Haruki, that is, not Ryu. I could tell you about Ryu Murakami too, but not today, even though I actually discovered Haruki Murakami whilst looking for a particular book by Ryu. I don't know what caught my attention; maybe it was the title, maybe it was the name. Sputnik Sweetheart has another cover, but this is the cover of one that I picked off the shelves that day, and it's my preferred of the two. I liked the cover, I liked the blurb, I bought it.
Here, my memory fails me. I might have begun to read it straightaway, or maybe I didn't. But I remember munching a sandwich, sitting cross-legged on the grass at Fawkner Park, book on one knee, reading until my neck began to hurt because I hadn't moved for half an hour. When it finally occurred to me to shift my body to get rid of the pins and needles in my feet, I used an old MET ticket to mark my place, and shut the book for a while.
It was a sunny day, a bit too windy, the kind of day that reminds you summer is leaving soon before autumn comes to take its place. The park was surprisingly quiet for the lunch hour. The story of Sumire through the voice of Murakami rang in my head long after I closed its cover. I held the spine in one hand, running my fingers along the edge of the pages - I love the feel of paper, once a tree - I am a keeper of a private garden of books. And it had been a very, very long time since I'd read a book like this. Words which coax you into a state of surrender and consume you. Murakami does not daze you with fireworks, he does not put on a show to impress. Simply, he speaks to you about the life you already know and catches you off guard, and before you know it, you find yourself caught in the tide, drawn out to sea, somewhere between a Mozart symphony and a Rodin, perhaps a Dali, a poem and a lullaby.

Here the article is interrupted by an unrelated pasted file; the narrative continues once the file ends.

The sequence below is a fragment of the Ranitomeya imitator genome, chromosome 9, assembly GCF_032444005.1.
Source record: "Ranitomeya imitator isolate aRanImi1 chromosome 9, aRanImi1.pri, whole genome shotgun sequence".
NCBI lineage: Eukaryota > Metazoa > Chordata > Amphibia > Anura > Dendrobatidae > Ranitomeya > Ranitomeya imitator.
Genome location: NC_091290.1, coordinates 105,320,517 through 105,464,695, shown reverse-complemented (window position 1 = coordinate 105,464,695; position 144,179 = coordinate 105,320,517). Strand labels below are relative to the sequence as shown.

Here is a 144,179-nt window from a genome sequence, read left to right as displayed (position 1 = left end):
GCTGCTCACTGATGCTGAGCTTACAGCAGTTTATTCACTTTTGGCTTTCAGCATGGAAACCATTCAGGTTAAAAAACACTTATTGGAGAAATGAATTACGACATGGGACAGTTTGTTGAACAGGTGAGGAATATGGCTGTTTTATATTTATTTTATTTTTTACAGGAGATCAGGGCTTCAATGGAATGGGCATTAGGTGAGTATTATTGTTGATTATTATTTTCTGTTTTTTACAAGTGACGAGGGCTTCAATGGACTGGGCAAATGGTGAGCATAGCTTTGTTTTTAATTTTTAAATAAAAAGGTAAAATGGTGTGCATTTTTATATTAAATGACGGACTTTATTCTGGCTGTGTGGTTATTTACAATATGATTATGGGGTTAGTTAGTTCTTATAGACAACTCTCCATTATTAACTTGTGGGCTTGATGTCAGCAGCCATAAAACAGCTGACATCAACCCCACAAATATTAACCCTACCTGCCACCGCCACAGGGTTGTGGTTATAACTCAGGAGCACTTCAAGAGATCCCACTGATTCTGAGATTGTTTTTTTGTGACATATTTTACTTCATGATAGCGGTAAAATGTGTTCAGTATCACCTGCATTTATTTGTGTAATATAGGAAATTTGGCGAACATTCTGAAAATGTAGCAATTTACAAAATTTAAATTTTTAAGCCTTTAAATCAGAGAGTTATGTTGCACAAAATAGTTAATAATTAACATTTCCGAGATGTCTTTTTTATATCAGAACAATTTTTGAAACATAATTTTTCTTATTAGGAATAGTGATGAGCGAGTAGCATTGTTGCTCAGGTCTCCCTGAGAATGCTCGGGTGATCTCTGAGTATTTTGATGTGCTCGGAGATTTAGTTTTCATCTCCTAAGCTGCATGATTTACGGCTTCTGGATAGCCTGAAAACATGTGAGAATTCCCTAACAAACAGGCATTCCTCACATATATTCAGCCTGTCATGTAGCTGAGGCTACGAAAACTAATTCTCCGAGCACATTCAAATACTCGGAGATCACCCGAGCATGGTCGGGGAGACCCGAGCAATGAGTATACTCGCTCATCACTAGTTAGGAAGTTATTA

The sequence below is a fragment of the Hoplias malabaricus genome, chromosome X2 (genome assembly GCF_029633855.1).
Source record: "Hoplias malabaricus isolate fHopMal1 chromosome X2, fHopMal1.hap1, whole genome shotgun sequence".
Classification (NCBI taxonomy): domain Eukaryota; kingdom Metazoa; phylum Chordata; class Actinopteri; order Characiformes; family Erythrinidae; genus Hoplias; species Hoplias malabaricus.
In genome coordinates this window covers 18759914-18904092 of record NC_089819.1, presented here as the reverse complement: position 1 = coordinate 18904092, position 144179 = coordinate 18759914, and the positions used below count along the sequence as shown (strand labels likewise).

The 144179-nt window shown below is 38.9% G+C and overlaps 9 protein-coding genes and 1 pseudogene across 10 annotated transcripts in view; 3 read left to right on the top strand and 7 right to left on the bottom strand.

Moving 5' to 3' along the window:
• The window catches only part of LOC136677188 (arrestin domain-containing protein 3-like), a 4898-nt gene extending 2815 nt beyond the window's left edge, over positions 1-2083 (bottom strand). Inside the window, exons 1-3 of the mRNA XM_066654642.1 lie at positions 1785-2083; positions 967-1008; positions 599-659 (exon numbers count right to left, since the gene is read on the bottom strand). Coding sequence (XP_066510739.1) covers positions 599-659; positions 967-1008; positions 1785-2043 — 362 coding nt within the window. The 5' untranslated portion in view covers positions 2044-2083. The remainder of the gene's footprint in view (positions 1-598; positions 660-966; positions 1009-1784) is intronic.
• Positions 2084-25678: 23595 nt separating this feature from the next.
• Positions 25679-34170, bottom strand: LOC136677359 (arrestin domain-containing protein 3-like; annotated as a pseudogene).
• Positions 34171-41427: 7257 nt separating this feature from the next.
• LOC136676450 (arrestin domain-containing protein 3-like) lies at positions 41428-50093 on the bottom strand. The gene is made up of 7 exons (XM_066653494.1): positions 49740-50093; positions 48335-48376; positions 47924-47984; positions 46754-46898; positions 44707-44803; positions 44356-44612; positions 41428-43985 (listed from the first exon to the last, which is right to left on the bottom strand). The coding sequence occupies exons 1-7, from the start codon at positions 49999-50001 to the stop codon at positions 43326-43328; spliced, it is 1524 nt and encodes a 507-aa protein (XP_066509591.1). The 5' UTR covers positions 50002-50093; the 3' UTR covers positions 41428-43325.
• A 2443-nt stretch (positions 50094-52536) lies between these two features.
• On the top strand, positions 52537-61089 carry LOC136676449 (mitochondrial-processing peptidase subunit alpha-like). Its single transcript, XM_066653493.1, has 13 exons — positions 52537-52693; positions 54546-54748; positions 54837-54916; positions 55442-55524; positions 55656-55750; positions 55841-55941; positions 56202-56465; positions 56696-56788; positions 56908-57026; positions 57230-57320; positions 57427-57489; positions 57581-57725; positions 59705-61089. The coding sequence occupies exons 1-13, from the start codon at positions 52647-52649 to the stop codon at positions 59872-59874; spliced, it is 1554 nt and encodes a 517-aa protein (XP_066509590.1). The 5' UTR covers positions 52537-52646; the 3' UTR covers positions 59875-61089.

Since then, I would seek to read a book by Haruki Murakami every book or two. I am seriously hooked. Avoid him like the plague if you wish not to succumb. steph # 4:21 AM